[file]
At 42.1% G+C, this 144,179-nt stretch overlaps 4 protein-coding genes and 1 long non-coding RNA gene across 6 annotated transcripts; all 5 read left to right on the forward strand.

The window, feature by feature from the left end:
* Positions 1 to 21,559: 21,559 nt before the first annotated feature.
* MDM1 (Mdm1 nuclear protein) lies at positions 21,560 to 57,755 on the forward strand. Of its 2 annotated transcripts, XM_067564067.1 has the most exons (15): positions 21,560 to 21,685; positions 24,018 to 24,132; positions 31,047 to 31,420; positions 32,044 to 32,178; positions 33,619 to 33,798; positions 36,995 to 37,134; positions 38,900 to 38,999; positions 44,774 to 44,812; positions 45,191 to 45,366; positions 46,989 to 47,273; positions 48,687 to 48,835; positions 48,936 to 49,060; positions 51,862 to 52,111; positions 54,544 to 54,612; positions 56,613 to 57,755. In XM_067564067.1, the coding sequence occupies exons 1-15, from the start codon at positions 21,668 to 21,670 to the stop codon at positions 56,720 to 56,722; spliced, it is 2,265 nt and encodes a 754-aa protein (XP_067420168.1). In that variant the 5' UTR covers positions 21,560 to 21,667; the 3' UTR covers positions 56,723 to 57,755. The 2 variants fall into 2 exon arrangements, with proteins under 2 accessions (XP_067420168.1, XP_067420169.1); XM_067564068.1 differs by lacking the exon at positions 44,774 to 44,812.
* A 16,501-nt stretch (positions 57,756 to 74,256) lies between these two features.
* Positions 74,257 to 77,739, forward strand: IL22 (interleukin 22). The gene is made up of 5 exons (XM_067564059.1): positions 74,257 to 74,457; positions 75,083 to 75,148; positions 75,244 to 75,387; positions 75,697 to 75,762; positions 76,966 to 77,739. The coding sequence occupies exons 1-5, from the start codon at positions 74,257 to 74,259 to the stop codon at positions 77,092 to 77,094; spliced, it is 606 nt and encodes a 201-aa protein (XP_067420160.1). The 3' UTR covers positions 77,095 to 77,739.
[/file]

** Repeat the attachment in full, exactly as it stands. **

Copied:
At 42.1% G+C, this 144,179-nt stretch overlaps 4 protein-coding genes and 1 long non-coding RNA gene across 6 annotated transcripts; all 5 read left to right on the forward strand.

The window, feature by feature from the left end:
* Positions 1 to 21,559: 21,559 nt before the first annotated feature.
* MDM1 (Mdm1 nuclear protein) lies at positions 21,560 to 57,755 on the forward strand. Of its 2 annotated transcripts, XM_067564067.1 has the most exons (15): positions 21,560 to 21,685; positions 24,018 to 24,132; positions 31,047 to 31,420; positions 32,044 to 32,178; positions 33,619 to 33,798; positions 36,995 to 37,134; positions 38,900 to 38,999; positions 44,774 to 44,812; positions 45,191 to 45,366; positions 46,989 to 47,273; positions 48,687 to 48,835; positions 48,936 to 49,060; positions 51,862 to 52,111; positions 54,544 to 54,612; positions 56,613 to 57,755. In XM_067564067.1, the coding sequence occupies exons 1-15, from the start codon at positions 21,668 to 21,670 to the stop codon at positions 56,720 to 56,722; spliced, it is 2,265 nt and encodes a 754-aa protein (XP_067420168.1). In that variant the 5' UTR covers positions 21,560 to 21,667; the 3' UTR covers positions 56,723 to 57,755. The 2 variants fall into 2 exon arrangements, with proteins under 2 accessions (XP_067420168.1, XP_067420169.1); XM_067564068.1 differs by lacking the exon at positions 44,774 to 44,812.
* A 16,501-nt stretch (positions 57,756 to 74,256) lies between these two features.
* Positions 74,257 to 77,739, forward strand: IL22 (interleukin 22). The gene is made up of 5 exons (XM_067564059.1): positions 74,257 to 74,457; positions 75,083 to 75,148; positions 75,244 to 75,387; positions 75,697 to 75,762; positions 76,966 to 77,739. The coding sequence occupies exons 1-5, from the start codon at positions 74,257 to 74,259 to the stop codon at positions 77,092 to 77,094; spliced, it is 606 nt and encodes a 201-aa protein (XP_067420160.1). The 3' UTR covers positions 77,095 to 77,739.